During the course of these meetings, the ETC learned several things. First, most of the respondents emphasized that the City of Seattle was a necessary party to any such project. In the absence of the City's active involvement, the ETC was cautioned that no project could be built. The ETC also learned that any private partner would expect to receive an exclusive franchise to develop a particular route. Thus, the private entity would have some guarantee that a later participant would not use its work.
Again encouraged by the progress, the ETC prepared and issued a draft request for partners. Included in this document was a provision that each respondent would pay an administration fee of $10,000. The ETC planned to use this money for our operating expenses during the year 2000.
There were two flaws in this plan. First, Bombardier responded that the request for such a relatively large fee demonstrated that the City of Seattle was not behind this project. Second, the Mayor's office, with the assistance of the City Attorney responded with a memorandum stating that the ETC had neither the right nor the ability to issue an exclusive franchise. The ETC decided not to proceed with the RFP until we could solidify our support in the City government.
Toward the end of 1999, the ETC turned its attention entirely to fund-raising. ETC Council members visited every major company in the Seattle area. The ETC sent out a follow up mailing and made telephone calls to each recipient. These efforts raised approximately $5,600. In December 1999, Sound Transit announced that it would not consider applications for the Alternative Technology Fund until early in 2000. This effectively prevented the ETC from receiving that grant in time to meet the City Council's timetable.
At the conclusion of 1999, the ETC retained approximately $23,000 from the original $200,000 grant. This money was to be returned at the end of 1999. The ETC sought a rollover of those funds. The ETC also continued to work on the Sound Transit grant in an effort to provide some funding for work. In January 2000, the City Council, by a vote of seven to one, agreed to roll over the funds remaining for use in the year 2000.
At a January 2000 meeting the ETC Council agreed to ask the City Council to place a provision on the November ballot that would raise funds to do a comprehensive study of the Monorail system. This would be funded by a raise in the levy lid of approximately three cents per thousand dollars of assessed valuation.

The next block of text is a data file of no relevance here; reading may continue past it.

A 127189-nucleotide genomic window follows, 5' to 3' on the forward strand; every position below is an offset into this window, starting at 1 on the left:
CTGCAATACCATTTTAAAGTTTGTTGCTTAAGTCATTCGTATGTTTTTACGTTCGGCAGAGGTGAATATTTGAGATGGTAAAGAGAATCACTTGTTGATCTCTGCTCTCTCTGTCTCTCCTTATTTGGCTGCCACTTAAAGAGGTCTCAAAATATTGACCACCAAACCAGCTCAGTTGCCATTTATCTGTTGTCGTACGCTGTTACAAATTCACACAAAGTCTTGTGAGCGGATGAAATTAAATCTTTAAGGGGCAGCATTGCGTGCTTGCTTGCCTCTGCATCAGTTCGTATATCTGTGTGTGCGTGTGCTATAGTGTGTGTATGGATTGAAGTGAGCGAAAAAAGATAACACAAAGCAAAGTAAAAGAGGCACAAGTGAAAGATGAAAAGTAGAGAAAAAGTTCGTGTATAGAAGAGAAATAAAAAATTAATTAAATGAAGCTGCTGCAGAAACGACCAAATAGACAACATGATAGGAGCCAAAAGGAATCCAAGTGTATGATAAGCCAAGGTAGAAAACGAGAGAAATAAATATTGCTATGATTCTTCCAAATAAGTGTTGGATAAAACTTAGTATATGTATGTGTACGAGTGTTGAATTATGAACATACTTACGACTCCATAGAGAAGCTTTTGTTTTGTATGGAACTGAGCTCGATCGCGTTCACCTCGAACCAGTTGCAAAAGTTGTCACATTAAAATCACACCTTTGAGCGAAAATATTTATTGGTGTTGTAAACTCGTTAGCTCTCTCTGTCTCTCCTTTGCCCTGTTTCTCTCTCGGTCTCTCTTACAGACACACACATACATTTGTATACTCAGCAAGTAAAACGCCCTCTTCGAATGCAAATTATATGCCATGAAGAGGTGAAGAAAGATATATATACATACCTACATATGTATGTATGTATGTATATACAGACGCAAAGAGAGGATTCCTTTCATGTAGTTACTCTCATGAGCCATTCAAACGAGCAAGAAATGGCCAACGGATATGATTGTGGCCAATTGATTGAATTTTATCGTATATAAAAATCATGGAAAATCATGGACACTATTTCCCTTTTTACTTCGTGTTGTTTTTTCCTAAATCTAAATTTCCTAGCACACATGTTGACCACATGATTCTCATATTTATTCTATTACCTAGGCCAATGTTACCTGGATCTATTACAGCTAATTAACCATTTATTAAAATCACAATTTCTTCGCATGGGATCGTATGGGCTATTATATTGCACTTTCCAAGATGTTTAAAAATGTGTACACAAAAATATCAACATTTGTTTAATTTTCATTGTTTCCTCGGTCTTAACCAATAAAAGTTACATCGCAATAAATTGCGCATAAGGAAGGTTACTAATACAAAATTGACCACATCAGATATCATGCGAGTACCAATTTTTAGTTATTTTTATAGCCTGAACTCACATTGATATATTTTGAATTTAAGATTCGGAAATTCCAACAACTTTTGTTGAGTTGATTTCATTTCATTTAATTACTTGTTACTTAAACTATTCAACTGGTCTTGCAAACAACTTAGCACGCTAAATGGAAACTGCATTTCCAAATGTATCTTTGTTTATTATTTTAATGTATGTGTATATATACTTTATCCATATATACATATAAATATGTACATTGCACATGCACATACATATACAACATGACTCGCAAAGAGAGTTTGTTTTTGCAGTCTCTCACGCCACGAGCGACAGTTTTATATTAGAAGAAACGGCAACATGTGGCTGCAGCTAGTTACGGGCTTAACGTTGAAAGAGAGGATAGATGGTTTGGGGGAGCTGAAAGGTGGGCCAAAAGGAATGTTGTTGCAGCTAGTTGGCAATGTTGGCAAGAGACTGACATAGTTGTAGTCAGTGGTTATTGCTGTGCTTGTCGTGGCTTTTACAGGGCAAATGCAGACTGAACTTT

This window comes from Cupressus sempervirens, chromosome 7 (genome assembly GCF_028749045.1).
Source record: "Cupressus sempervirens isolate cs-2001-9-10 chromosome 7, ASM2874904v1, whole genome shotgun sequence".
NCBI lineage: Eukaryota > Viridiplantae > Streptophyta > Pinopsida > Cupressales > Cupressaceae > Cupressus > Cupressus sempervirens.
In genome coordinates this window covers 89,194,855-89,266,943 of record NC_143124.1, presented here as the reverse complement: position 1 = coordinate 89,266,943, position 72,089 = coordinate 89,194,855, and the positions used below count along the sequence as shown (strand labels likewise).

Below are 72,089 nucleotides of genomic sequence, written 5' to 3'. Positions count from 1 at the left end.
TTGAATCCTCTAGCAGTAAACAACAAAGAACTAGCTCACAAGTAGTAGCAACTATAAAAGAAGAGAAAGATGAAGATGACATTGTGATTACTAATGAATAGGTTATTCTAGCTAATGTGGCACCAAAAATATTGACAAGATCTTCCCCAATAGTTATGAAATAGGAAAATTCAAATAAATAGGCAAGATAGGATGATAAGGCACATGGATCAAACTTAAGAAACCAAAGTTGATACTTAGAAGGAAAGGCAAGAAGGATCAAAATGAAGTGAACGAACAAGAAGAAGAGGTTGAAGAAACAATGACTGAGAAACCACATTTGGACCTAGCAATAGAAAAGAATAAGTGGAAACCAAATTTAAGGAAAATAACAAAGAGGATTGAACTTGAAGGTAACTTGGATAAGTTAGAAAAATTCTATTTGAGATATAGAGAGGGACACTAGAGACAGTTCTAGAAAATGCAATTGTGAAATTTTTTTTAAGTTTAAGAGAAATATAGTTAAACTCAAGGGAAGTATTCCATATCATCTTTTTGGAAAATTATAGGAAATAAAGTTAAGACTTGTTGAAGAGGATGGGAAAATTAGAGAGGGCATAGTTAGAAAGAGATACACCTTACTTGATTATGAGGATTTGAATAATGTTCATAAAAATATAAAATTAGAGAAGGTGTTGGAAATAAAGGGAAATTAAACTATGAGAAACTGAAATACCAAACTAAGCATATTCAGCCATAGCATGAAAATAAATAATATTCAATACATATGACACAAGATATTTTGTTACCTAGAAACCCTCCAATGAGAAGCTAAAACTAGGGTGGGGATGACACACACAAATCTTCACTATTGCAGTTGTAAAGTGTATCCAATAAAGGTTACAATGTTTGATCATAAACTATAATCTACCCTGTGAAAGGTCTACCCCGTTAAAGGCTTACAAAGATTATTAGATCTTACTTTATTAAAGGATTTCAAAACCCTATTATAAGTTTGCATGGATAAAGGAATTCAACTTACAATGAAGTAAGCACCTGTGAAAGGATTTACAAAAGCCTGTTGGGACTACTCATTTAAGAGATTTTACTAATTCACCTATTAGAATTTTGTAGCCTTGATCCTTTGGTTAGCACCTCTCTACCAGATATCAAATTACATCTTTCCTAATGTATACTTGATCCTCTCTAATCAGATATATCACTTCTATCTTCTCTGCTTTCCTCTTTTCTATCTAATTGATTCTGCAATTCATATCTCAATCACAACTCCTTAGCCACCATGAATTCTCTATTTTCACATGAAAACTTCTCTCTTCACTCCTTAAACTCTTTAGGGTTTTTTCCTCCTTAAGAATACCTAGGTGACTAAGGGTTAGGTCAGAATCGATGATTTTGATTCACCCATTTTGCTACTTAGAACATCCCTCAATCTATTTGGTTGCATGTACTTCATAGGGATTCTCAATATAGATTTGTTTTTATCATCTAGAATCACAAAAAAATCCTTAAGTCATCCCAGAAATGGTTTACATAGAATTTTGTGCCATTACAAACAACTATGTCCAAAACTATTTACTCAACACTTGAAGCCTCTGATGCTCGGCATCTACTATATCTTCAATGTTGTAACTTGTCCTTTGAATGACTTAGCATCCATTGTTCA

The ETC also submitted three different grant proposals to Sound Transit. Each such proposal was a volunteer effort, on which ETC Board members and others spent substantial amounts of their own time. On February 17, 2000, the Sound Transit Finance Committee met and approved a grant of $50,000 to the ETC as part of an initial $2 million package of grants from the Alternative Technology Fund.
On February 18, 2000, the grant proposal went before the Sound Transit Board. Richard McIver, the City Council representative on that Board moved to remove the funding for the ETC. He expressed his opinion that the City Council was "unanimously" against any further funding for the ETC. In addition, Mayor Paul Schell spoke against the grant. This was perhaps the first time in history that a mayor had spoken against a regional body's grant to his city.
On February 24, 2000, the ETC Chair wrote to the Mayor and City Council and requested funding according to the terms of the initiative. There has been no substantive response to this letter.
In March 2000, City Council Members Judy Nicastro and Nick Licata began work on a proposed referendum to place on the November ballot. This proposal would provide for a small levy lid lift to provide between $2 million and $4 million in study funds to the ETC.
On April 11, at a meeting with the Mayor and Council Members Heidi Wills and Richard McIver, ETC council members agreed to work together to build the monorail with the City as a partner. On April 24, 2000, without any prior notice and without any public hearing, the Council considered proposed Resolution 31073, which would have effectively killed the ETC.
Council Member Wills represented that the City Attorney's office had drafted the resolution to head off a lawsuit threatened by an outside attorney. The City Council was reluctant to act so quickly. The City Council deferred action on the resolution until after May 29, 2000.
On March 6, 2000, the ETC council decided that in light of its financial situation, the most prudent step would be lay off our employee and to close our office effective April 30, 2000. Accordingly, as of April 30, 2000, the ETC is without paid staff, an office or telephones. A nominal amount of funds remains in the ETC bank account. This money was retained to meet future obligations including a required state audit of our operations during the year 2000.
On May 3, 2000, David Huber filed a lawsuit against the City Council, the Mayor, and the City Attorney seeking a Court order requiring them to comply with the terms of the initiative. The Honorable Kathleen Learned issued the writ of mandamus compelling the City to honor the iniative.
On May 30, 2000, Ms. Wills placed an indefinite hold on her resolution. At that same meeting, by a vote of four to four, the City Council refused to send to committee a $4 million funding proposal put forth by Judy Nicastro and Nick Licata.
The City Charter provides that the City Council cannot change an initiative during the first two years after passage. Two years having passed, the City Council can, with a simple ordinance, change the initiative and kill the project.
Tom Carr was chair of the Elevated Transportation Company board.